LOUISVILLE, Ky. – A UAB team that could not win away from home, had not beaten a single team in the NCAA tournament field and lost 15 times this year put the first jolt of Madness into March on Thursday.
The No. 14 seed Blazers stunned No. 3 seed Iowa State, 60-59. Freshman William Lee scored four big points in the final 30 seconds, hitting a contested foul-line jumper with 23 seconds left and then sinking two free throws with 7.5 seconds remaining for the winning points.
For Iowa State, it was a ghastly end to a great season. Five days after winning the Big 12 tournament and becoming a trendy Final Four pick, the Cyclones were destroyed on the glass, 52-37, and a normally excellent shooting team connected on just 37 percent of its field goals and 26 percent of its 3-pointers. Their trademark passing game never got untracked, due in part to UAB’s defense and in part to an uncharacteristic unwillingness by some players to share the ball.
Iowa State star Georges Niang had first-half foul trouble and was flatly ineffective in the second half, taking numerous ill-advised shots and finishing 4-for-15 from the field.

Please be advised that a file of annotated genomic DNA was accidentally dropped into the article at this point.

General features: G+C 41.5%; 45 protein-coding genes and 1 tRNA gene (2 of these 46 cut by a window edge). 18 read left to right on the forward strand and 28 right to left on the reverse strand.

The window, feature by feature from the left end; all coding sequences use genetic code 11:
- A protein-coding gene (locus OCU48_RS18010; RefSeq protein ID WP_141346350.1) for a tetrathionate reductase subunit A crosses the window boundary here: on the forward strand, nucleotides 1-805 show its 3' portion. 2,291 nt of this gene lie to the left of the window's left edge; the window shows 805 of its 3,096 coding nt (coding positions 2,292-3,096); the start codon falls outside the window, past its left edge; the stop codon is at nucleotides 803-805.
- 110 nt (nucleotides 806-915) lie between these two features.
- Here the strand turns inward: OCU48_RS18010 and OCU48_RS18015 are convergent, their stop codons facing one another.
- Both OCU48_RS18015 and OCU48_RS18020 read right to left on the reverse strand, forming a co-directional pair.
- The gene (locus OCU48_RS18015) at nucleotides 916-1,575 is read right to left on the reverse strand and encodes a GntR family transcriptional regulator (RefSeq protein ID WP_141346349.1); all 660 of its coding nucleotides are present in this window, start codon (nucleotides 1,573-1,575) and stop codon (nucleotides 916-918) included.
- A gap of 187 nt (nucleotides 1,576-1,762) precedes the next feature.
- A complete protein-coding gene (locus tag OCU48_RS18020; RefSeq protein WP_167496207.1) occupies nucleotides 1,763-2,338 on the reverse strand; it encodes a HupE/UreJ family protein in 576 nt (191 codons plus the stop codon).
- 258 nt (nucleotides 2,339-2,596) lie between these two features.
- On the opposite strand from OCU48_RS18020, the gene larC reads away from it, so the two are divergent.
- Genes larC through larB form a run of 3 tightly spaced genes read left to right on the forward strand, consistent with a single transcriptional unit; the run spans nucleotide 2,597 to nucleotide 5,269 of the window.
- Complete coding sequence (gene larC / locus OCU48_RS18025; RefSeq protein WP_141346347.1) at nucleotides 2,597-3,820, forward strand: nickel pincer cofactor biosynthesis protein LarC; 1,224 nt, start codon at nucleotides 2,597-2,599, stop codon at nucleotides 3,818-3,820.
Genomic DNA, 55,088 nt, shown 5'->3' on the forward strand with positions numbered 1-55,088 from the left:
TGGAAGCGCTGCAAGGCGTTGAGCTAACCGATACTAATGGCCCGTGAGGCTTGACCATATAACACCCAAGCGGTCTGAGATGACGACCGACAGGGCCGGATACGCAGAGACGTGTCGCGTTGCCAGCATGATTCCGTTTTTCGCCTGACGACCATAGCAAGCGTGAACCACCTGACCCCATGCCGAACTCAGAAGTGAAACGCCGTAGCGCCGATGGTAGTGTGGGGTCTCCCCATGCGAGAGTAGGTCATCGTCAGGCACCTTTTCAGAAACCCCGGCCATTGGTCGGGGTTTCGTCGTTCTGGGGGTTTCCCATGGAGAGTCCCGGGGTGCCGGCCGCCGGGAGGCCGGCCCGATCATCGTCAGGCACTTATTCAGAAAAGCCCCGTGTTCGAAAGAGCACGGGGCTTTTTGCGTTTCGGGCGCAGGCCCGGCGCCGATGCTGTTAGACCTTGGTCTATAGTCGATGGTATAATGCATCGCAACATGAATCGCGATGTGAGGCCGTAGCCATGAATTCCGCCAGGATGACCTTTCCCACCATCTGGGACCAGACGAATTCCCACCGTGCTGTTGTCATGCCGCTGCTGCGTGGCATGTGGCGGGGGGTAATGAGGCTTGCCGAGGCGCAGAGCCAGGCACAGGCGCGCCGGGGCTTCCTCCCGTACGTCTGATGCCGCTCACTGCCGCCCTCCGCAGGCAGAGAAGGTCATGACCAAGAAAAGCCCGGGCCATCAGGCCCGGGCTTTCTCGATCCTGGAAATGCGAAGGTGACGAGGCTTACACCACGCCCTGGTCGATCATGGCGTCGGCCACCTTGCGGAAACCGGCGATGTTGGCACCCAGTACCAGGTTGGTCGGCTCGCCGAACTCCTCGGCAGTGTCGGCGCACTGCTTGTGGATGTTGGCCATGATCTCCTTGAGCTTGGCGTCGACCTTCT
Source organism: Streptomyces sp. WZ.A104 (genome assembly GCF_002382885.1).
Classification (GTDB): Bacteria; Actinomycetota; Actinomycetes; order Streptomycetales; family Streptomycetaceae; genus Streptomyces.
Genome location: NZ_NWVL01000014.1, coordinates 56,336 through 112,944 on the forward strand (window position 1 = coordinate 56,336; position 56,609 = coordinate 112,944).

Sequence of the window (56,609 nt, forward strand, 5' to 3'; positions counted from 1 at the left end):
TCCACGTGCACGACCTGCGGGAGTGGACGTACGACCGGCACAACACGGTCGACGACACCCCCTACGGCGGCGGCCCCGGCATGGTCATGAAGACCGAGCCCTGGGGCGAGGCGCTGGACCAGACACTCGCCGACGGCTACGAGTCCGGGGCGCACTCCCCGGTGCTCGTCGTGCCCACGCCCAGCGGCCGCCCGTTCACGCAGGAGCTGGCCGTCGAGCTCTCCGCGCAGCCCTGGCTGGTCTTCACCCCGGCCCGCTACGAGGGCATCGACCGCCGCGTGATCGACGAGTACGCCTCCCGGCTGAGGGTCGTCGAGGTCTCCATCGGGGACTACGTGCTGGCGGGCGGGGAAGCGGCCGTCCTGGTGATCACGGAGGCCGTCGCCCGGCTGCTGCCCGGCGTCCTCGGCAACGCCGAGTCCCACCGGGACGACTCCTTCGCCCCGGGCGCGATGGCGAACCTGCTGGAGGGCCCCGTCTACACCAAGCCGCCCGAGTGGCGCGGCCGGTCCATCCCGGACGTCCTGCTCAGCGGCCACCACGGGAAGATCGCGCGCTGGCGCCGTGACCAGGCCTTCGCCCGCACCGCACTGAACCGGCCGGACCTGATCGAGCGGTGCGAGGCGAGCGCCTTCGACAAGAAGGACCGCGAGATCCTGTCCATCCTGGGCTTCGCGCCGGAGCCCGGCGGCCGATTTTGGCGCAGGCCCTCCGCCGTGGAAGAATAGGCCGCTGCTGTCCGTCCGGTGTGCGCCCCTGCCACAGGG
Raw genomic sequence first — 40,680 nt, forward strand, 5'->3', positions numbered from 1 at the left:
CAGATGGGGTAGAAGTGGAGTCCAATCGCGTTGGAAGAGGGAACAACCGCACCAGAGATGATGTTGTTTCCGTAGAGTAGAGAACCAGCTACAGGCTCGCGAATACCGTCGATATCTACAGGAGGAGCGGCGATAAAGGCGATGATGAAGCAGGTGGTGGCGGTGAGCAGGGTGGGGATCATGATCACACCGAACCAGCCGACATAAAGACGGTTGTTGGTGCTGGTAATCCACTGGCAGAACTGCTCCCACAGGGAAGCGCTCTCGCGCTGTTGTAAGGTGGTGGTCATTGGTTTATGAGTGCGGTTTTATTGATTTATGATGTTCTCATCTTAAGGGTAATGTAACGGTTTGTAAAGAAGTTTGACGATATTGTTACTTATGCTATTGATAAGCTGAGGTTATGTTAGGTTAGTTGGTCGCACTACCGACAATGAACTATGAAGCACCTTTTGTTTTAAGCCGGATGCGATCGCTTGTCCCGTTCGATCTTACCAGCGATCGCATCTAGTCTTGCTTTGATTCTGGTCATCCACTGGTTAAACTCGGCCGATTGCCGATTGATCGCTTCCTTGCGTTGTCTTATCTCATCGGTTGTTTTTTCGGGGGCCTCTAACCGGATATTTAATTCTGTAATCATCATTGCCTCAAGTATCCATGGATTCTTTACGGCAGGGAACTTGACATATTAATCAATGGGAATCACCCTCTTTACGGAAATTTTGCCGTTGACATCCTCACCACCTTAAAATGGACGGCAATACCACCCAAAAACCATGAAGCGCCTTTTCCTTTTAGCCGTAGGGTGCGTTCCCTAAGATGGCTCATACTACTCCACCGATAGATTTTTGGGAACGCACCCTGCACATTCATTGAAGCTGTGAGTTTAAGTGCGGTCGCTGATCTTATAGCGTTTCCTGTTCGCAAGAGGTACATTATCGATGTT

The Cyclones, who had become a formidable second-half team after many slow starts, could never piece together a run to take control of the game. UAB wouldn’t permit it.
UAB (20-15) shot just 35 percent for the game, which is pretty much on par with how it has played all season. The Blazers are not a proficient offensive team – but their length and tenacity inside altered Iowa State shots and led to a complete mismatch on the backboard.
The Blazers got 21 points from leading scorer Robert Brown, but he did it the hard way. Brown, who shouldered the entire offense for long stretches of the second half, made just 7 of 19 shots and missed a lot of perimeter jump shots under duress. But his 3-pointer with 50.6 seconds left gave UAB its first lead of the final four minutes and injected some belief into the underdogs.
UAB had not won a road game since Jan. 31, and was just 3-11 outside of Birmingham. If the Conference USA tournament had not been in Birmingham, chances are good that the Blazers never would have gotten this far and got their shot at the first Cinderella moment of the tourney.
This was UAB’s first NCAA bid under rising star coach Jerod Haase, who is in his third year at the school. The former player and assistant coach under Roy Williams guided the Blazers to their first NCAA tournament since 2011 and their first victory in the Big Dance since 2005.